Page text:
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Problem with a Used Car You Bought from a Dealer - What you should know

What you should know

When you’re not entitled to anything

When you buy a used car, you won’t be entitled to anything if:  

  • You’re just unhappy with how much you paid for the vehicle. In BC, there is no "cooling-off period" once you have signed the purchase agreement to buy a used vehicle. This means you will not be able to cancel an agreement just because you changed your mind or because your situation has changed.
  • You inspected the vehicle and should have spotted the problem — for example, a dent that was clear to see. The test of whether you should have spotted the problem is whether the average person would spot it.
  • You were told about the problem when you bought the vehicle and someone fully explained what the problem meant.
  • You caused the problem.

In BC, there is no general legal right to return a vehicle once you have taken possession of the vehicle. 

You are protected by the legal warranty

When you buy a used vehicle from a car dealer, certain conditions are implied under the law. The vehicle must be:

  • fit for the purpose” you bought it for,
  • of “merchantable” quality,
  • durable for a reasonable period of time,” and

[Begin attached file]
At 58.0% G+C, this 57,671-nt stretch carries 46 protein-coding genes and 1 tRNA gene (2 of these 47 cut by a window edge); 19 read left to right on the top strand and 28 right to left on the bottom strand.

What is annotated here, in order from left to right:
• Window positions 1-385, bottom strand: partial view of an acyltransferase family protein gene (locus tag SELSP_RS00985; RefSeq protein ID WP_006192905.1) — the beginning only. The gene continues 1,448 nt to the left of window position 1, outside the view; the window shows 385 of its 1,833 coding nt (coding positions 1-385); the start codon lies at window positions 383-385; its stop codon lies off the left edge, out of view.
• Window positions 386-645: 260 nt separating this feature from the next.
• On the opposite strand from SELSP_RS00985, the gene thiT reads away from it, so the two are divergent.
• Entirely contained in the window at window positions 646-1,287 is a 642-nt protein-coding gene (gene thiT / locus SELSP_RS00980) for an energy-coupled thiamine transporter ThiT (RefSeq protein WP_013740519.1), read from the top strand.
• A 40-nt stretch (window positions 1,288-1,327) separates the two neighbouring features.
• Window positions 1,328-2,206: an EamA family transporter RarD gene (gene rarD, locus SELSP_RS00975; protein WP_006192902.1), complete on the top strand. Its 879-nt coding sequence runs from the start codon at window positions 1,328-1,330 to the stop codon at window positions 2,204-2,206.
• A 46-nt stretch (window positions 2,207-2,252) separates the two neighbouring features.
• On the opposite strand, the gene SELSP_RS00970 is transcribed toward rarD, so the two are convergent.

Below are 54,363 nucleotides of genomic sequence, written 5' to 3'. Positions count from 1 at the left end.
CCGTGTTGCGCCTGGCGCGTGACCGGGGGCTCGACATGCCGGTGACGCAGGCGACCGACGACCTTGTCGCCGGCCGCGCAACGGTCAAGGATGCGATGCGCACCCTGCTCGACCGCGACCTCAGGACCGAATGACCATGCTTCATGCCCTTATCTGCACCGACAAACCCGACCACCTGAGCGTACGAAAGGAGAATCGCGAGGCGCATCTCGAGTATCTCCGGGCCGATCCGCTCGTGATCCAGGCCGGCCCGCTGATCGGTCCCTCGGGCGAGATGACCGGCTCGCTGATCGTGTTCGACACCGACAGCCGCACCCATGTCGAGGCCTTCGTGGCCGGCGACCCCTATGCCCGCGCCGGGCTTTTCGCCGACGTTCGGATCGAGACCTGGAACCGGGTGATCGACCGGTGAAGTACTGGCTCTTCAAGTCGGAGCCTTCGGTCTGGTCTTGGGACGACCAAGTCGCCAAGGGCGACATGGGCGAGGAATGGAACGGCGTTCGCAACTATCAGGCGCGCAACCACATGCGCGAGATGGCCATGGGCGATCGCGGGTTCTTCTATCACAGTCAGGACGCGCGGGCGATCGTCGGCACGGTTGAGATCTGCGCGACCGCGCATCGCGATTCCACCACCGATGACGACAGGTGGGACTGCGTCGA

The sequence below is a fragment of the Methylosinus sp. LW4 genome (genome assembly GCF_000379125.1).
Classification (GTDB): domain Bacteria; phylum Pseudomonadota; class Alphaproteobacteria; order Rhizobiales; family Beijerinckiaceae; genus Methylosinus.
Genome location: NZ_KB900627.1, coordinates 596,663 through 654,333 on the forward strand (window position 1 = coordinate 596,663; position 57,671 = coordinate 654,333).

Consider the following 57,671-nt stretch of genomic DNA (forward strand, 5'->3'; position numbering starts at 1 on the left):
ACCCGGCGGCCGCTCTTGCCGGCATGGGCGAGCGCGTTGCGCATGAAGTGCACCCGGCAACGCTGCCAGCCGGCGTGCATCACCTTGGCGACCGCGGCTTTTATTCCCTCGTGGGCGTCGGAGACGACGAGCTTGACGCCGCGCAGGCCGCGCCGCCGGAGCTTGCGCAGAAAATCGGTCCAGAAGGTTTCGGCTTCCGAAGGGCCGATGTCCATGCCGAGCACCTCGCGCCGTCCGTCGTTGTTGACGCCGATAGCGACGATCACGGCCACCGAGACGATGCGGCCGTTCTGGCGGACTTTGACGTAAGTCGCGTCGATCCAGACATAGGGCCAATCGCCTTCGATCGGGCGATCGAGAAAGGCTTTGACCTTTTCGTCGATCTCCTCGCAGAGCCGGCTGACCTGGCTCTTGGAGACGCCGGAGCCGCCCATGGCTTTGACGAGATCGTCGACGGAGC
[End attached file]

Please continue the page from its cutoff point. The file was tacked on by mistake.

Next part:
• as described” by the dealer.

These conditions are sometimes referred to as the “legal warranty.” They are established by a law called the Sale of Goods Act. They apply regardless of whether the dealer mentions them. They are in addition to any warranty the dealer or manufacturer provide.

When you buy a used vehicle, you can agree to give up (waive) these conditions. But any attempt by a car dealer to have you waive these conditions must be done in clear and unambiguous language. 

What the conditions making up the legal warranty mean

"Fit for the purpose," "merchantable quality," "reasonably durable": what do these conditions mean? 

What does “fit for the purpose” mean?

A used vehicle is “fit for the purpose” if it is in roadworthy condition and fit to be driven on the road in safety. It doesn’t have to be in perfect condition.

Fit for purpose can also matter if you buy a vehicle based on the dealer’s advice that it is suitable for a particular purpose. For example, a dealer who suggests you buy a specific vehicle for hauling a trailer is promising that the vehicle will be suitable for that purpose.  

What does “merchantable” quality mean? 

“Merchantable” means usable condition, not perfect condition. So long as a used vehicle can be reasonably used, it is of merchantable quality. Breakdowns and other problems after the sale don’t prove the seller breached the condition that the vehicle be of merchantable quality. If the vehicle runs, it will likely be seen to be usable.  

What does “durable for a reasonable period of time” mean?

In the case of a used vehicle, “durable for a reasonable period of time” does not mean all that much. A used vehicle will not be expected to last as long as a new one. What is a reasonable time will depend on many factors, including: 

  • the age and condition of the vehicle,  
  • the price paid for it,
  • the nature of the problem,
  • the discoverability of the problem, and